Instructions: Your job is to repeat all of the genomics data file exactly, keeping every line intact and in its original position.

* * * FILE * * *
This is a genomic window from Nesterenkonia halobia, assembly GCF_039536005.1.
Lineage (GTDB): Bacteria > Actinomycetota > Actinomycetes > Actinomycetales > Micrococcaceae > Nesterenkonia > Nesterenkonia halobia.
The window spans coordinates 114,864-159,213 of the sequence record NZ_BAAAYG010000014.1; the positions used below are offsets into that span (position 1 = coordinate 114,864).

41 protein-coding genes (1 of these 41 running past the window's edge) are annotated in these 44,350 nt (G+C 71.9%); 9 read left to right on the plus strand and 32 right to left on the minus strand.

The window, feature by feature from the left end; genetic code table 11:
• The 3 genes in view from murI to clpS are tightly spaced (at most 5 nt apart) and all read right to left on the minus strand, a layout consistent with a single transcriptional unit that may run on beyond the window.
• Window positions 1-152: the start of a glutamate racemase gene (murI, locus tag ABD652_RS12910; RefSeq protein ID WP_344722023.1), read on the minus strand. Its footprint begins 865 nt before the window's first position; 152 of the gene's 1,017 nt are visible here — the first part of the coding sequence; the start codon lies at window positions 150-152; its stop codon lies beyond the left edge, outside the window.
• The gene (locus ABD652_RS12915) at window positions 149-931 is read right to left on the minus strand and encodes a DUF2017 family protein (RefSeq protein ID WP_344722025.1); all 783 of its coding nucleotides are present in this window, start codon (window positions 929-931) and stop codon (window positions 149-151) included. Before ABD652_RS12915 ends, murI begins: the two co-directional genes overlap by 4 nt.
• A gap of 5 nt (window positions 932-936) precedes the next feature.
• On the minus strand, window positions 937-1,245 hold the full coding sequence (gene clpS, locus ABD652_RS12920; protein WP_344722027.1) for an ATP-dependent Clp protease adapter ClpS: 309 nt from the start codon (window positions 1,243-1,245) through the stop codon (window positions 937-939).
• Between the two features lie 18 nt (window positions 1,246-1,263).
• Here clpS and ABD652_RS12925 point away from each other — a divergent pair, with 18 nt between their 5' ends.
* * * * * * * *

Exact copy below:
This is a genomic window from Nesterenkonia halobia, assembly GCF_039536005.1.
Lineage (GTDB): Bacteria > Actinomycetota > Actinomycetes > Actinomycetales > Micrococcaceae > Nesterenkonia > Nesterenkonia halobia.
The window spans coordinates 114,864-159,213 of the sequence record NZ_BAAAYG010000014.1; the positions used below are offsets into that span (position 1 = coordinate 114,864).

41 protein-coding genes (1 of these 41 running past the window's edge) are annotated in these 44,350 nt (G+C 71.9%); 9 read left to right on the plus strand and 32 right to left on the minus strand.

The window, feature by feature from the left end; genetic code table 11:
• The 3 genes in view from murI to clpS are tightly spaced (at most 5 nt apart) and all read right to left on the minus strand, a layout consistent with a single transcriptional unit that may run on beyond the window.
• Window positions 1-152: the start of a glutamate racemase gene (murI, locus tag ABD652_RS12910; RefSeq protein ID WP_344722023.1), read on the minus strand. Its footprint begins 865 nt before the window's first position; 152 of the gene's 1,017 nt are visible here — the first part of the coding sequence; the start codon lies at window positions 150-152; its stop codon lies beyond the left edge, outside the window.
• The gene (locus ABD652_RS12915) at window positions 149-931 is read right to left on the minus strand and encodes a DUF2017 family protein (RefSeq protein ID WP_344722025.1); all 783 of its coding nucleotides are present in this window, start codon (window positions 929-931) and stop codon (window positions 149-151) included. Before ABD652_RS12915 ends, murI begins: the two co-directional genes overlap by 4 nt.
• A gap of 5 nt (window positions 932-936) precedes the next feature.
• On the minus strand, window positions 937-1,245 hold the full coding sequence (gene clpS, locus ABD652_RS12920; protein WP_344722027.1) for an ATP-dependent Clp protease adapter ClpS: 309 nt from the start codon (window positions 1,243-1,245) through the stop codon (window positions 937-939).
• Between the two features lie 18 nt (window positions 1,246-1,263).
• Here clpS and ABD652_RS12925 point away from each other — a divergent pair, with 18 nt between their 5' ends.